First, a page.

Subconscious Writing: The Power of the Mind

How many times have you been writing, and I mean really in the zone, only to read back through your work and find a sentence that you just don’t remember writing. You can’t even remember ever thinking it. It doesn’t fit the plot, not really, and just seems completely out-of-place.

You leave it in however, and carry on because editing comes later. Then suddenly, as the story follows that natural course of evolution that all plots go through, something happens. A new avenue opens up and suddenly, without ever really knowing it, that line from earlier suddenly makes sense. More than that, it ties things together. It acts as the perfect pre-cursor for what was to come.

This has happened to me several times over the years. I am prone to zoning out while I write. I just kind of get lost in my mind and before I know it I have written half a dozen pages, or more. Most recently I was writing something, and a line of dialogue slipped its way onto the page. It was nothing, but twenty thousand words later my plot took a turn which I had not planned, and all of a sudden this one line became a key moment in the book.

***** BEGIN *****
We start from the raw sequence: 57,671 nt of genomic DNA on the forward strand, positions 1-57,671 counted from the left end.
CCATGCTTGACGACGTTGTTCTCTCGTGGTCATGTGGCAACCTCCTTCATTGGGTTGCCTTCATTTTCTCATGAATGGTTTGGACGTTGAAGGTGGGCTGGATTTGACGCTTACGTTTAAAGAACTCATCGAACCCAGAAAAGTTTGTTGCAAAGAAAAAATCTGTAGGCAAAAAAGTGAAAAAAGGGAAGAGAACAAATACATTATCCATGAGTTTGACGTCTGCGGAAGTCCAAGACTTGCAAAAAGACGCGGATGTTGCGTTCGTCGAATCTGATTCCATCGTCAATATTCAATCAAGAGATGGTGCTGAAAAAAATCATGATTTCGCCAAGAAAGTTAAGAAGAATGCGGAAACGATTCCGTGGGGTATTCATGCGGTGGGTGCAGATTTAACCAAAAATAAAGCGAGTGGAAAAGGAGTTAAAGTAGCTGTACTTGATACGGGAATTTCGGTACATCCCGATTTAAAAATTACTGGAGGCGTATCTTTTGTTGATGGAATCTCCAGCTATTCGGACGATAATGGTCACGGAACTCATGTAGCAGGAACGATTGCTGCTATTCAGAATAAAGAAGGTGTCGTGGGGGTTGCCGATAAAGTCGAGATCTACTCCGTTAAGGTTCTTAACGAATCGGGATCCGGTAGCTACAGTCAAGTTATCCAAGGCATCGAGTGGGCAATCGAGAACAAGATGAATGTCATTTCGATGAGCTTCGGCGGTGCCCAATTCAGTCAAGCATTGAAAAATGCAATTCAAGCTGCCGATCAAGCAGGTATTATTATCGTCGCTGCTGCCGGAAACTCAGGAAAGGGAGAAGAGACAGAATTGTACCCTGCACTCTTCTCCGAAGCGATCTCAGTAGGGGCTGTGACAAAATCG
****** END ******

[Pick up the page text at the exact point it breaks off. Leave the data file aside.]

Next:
What I am getting it, I guess, is that maybe this is what makes writers writers. I am part of an email group where a rather heated argument is now raging because someone said that anybody can write a great book. I understand what they were trying to say, but their choice of words was worse than poor. I think it takes a certain person to be a writer. It goes to say that there is a difference between being a writer, and being someone who wrote a book.

Could it be that the mind of a writer works constantly, and I mean on a subconscious level. Drawing conclusions and creating intricate relationships between characters that don’t ever come to the surface. Unless we slip of into these zones whereby our mind takes complete control and the true intricacies of our work can be revealed.

Has anything like this ever happened to you?

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12 thoughts on “Subconscious Writing: The Power of the Mind

  1. Oh yes! My subconscious is way ahead of my ‘thinking’ brain when it comes to writing. It seems to see the story in a holistic way that is far more relevant than any outlining that I may do. That’s one reason why I can’t do a formal outline. I write copious notes so I don’t forget small flashes of insights but I refuse to outline because then it’s far harder to listen to what my subconscious is trying to tell me.

    And hooey on the idea that anyone can write. I’m with you, being a writer is far more than just having the capacity to put words together in sentences. We have to be able to get lost in the stories we are telling. And then we also have to have the drive and determination to come back out again and translate those holistic sensations into a linear narrative that somehow guides readers back to that ‘place’ where the story came from.